It’s the quiet ones you have to watch. At Lowsalt, there are no big names, no bells and whistles, no overweening curatorial guidance, just a set of works that quietly assert themselves, and quietly assert the connections that bind them together.
That said, the first thing you see when you step through the door is a bloody great big black wing propped up in a corner, casting out a sickly red glow. The piece, by Douglas Morland, is, despite its size and the looming angle at which it sits, far from monumental. Instead, it is an absence with presence, its surface such a deep, matte black that at first glance it looks to have been cut into the wall behind it - a solid shadow that casts, impossibly, its own shadow made of light. The source of this unnerving thing is a drawing by a patient of psychoanalyst Marie Louise Von Franz, who depicted herself in a dream landscape, under the shadow of the ‘wing of Satan’. Morland matches this paranoid imagining made flesh with two drawings of branks, or scold’s bridles, the metal masks used to punish troublesome women of the 17th and 18th centuries by trapping their tongues in a spiked metal vice. One of the pair is mirrored along a central line, so that the spikes and chains of the brank become a Rorschach inkblot test with only one possible, horrible interpretation.
After that, Steven Anderson’s twinned works come as something of a relief.
On a knotted nylon mat of the sort designed to cost as little, and last as long, as possible, Anderson has placed snapped guitar strings, shattered drumsticks and broken plectrums, gleaned from a Glasgow rehearsal room. The items are arranged, too, not simply scattered, as if Anderson has taken on the role of an anthropological archaeologist of the present, digging through layers of contemporary detritus in a bid to understand and illuminate the cultural practices that surround him. On the wall above the mat, Anderson continues his studies from another angle, presenting a contact sheet full of impromptu portraits taken at an unnamed gig as they subjects walked through the doors of the venue. Somewhere between these two pieces a band is playing, but Anderson is more interested in the relics of rehearsal and the anticipation on the faces of an audience, putting collective experience on the stage, sidelining performance in favour of the bonds between creators, and between consumers.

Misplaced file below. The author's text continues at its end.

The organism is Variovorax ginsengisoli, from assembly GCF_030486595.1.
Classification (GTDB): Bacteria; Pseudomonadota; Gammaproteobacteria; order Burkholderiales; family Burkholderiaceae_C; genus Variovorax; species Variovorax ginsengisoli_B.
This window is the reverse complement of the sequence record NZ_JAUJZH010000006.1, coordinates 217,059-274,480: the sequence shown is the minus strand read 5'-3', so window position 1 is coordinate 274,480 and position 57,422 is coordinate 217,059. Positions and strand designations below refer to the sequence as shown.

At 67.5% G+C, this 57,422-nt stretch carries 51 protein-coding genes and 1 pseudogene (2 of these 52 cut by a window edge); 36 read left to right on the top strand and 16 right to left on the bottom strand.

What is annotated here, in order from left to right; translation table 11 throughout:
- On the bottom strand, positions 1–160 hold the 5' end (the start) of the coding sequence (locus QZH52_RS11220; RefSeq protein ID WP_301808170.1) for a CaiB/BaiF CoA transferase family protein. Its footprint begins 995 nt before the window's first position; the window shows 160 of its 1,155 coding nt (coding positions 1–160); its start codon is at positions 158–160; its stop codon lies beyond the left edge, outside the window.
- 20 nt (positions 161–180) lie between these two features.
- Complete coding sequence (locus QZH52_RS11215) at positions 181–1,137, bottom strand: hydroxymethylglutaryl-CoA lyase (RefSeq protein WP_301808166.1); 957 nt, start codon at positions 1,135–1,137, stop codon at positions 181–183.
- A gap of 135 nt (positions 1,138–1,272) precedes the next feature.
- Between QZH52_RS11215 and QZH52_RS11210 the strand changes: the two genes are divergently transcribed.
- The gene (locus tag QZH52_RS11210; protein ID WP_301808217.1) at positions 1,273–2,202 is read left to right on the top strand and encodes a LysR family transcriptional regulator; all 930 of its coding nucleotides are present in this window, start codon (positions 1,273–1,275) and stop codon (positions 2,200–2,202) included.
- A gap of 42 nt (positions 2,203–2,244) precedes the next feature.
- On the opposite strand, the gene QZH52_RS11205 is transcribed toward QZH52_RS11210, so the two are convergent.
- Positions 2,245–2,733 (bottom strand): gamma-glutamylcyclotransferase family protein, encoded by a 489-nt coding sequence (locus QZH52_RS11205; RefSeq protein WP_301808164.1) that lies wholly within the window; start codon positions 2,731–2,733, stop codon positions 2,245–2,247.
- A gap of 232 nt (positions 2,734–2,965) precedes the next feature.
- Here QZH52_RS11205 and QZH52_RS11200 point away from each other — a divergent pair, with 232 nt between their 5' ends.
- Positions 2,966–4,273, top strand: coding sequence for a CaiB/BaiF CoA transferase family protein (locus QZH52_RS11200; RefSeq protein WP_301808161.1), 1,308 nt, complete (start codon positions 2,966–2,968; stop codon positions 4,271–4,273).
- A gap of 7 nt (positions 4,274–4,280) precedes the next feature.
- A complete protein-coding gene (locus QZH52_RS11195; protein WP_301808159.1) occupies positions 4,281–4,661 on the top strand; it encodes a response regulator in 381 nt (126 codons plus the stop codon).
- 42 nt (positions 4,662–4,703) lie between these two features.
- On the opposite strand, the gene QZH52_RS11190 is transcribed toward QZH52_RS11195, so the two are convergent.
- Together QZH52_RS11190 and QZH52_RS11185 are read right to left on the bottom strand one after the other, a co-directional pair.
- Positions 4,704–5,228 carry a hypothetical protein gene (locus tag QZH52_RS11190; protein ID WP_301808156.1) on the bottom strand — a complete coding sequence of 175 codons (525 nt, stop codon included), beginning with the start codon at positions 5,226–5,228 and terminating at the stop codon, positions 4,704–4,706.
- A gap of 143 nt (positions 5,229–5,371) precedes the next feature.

Potential and past actions rise up again in the work of Javier Ferro. An untitled installation takes the form of a crudely cast concrete table, on top of which sits an unfinished letter in a shaky hand. It reads, ‘Dearest, I have to think about you everywhere I am. I am therefore writing to you from my boss’ office whom I’m representing at the moment’. On the floor, crumpled sheets are scattered about, suggesting that this inarticulate missive with its eccentric emphases has been slaved over and endlessly revised, only to fail. The piece is matched with two works on paper, one bearing crudely torn, cut and drawn circles - another quest for perfection doomed to failure from the start.
These are three very different artists, then, with different aims and methods. But the three are drawn together in this space by a shared sensibility, a focus on potential futures and fragmented memories - Morland’s borrowed dreams, Anderson’s shared experiences and Ferro’s dashed hopes are together greater than the sum of their parts. The works are also drawn together by this space. Lowsalt is housed in a rather dingy disused workshop, complete with a layered palimpsest of torn wallpapers, a scuffed floor and broken signage - it is a place that wears its working past on its sleeve, and, thanks to its new purpose as a gallery, points to a future of further collaboration.
The awkward but eloquent alliance of three artists, and the gallery itself, is furthered by the show’s unwieldy, hinting title - ‘Not a disentanglement from but a progressive knotting into’ - and a brief, suggestive text by Ruth Barker, which is presented on a par with the artists’ work. Barker doesn’t stoop so low as to explain the work before us, preferring to present a loose assemblage of ideas. She tells visitors that, in ancient Greek, the words for ‘truth’ and ‘not forgetting’ are synonyms, wonders whether the collective imagination might contain shared images of neutrinos as well as those of mythical beasts, and muses on passive and active modes of remembering.
Barker’s essay is a fitting coda to a show that finds its strength in ellipses and tangents, matching unconscious fears with expressions of hope and the ties that bind a society together to form an unspoken, unseen bond between the exhibiting artists.
This review was first published in The Herald on June 29th, 2007.